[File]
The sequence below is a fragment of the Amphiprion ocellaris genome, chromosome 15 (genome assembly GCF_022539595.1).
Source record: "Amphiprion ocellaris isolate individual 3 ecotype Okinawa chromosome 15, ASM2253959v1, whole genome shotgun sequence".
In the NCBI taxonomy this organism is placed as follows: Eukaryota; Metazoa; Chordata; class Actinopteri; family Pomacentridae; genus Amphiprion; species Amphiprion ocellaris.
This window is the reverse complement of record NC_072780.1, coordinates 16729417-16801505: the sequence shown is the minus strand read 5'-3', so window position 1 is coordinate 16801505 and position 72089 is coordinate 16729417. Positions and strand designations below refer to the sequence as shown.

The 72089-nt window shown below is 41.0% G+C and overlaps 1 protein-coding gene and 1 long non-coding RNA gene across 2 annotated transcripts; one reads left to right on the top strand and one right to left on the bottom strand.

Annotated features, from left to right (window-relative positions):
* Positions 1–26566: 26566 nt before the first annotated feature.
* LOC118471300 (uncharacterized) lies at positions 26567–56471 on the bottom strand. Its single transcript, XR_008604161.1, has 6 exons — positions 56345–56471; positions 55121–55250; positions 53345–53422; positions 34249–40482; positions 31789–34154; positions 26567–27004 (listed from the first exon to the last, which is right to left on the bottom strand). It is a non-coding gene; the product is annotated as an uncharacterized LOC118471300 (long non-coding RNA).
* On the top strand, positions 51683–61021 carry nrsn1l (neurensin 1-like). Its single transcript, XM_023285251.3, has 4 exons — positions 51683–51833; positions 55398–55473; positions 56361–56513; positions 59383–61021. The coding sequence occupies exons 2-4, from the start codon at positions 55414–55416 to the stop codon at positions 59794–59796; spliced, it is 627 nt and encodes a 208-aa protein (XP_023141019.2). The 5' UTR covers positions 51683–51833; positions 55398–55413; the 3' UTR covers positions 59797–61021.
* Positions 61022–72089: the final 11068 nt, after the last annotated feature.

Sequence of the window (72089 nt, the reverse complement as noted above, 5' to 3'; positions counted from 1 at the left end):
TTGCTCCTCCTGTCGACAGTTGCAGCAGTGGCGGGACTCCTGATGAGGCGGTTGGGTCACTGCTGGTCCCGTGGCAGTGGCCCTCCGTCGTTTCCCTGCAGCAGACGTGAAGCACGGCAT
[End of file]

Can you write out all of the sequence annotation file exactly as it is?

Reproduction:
The sequence below is a fragment of the Amphiprion ocellaris genome, chromosome 15 (genome assembly GCF_022539595.1).
Source record: "Amphiprion ocellaris isolate individual 3 ecotype Okinawa chromosome 15, ASM2253959v1, whole genome shotgun sequence".
In the NCBI taxonomy this organism is placed as follows: Eukaryota; Metazoa; Chordata; class Actinopteri; family Pomacentridae; genus Amphiprion; species Amphiprion ocellaris.
This window is the reverse complement of record NC_072780.1, coordinates 16729417-16801505: the sequence shown is the minus strand read 5'-3', so window position 1 is coordinate 16801505 and position 72089 is coordinate 16729417. Positions and strand designations below refer to the sequence as shown.

The 72089-nt window shown below is 41.0% G+C and overlaps 1 protein-coding gene and 1 long non-coding RNA gene across 2 annotated transcripts; one reads left to right on the top strand and one right to left on the bottom strand.

Annotated features, from left to right (window-relative positions):
* Positions 1–26566: 26566 nt before the first annotated feature.
* LOC118471300 (uncharacterized) lies at positions 26567–56471 on the bottom strand. Its single transcript, XR_008604161.1, has 6 exons — positions 56345–56471; positions 55121–55250; positions 53345–53422; positions 34249–40482; positions 31789–34154; positions 26567–27004 (listed from the first exon to the last, which is right to left on the bottom strand). It is a non-coding gene; the product is annotated as an uncharacterized LOC118471300 (long non-coding RNA).
* On the top strand, positions 51683–61021 carry nrsn1l (neurensin 1-like). Its single transcript, XM_023285251.3, has 4 exons — positions 51683–51833; positions 55398–55473; positions 56361–56513; positions 59383–61021. The coding sequence occupies exons 2-4, from the start codon at positions 55414–55416 to the stop codon at positions 59794–59796; spliced, it is 627 nt and encodes a 208-aa protein (XP_023141019.2). The 5' UTR covers positions 51683–51833; positions 55398–55413; the 3' UTR covers positions 59797–61021.
* Positions 61022–72089: the final 11068 nt, after the last annotated feature.

Sequence of the window (72089 nt, the reverse complement as noted above, 5' to 3'; positions counted from 1 at the left end):
TTGCTCCTCCTGTCGACAGTTGCAGCAGTGGCGGGACTCCTGATGAGGCGGTTGGGTCACTGCTGGTCCCGTGGCAGTGGCCCTCCGTCGTTTCCCTGCAGCAGACGTGAAGCACGGCAT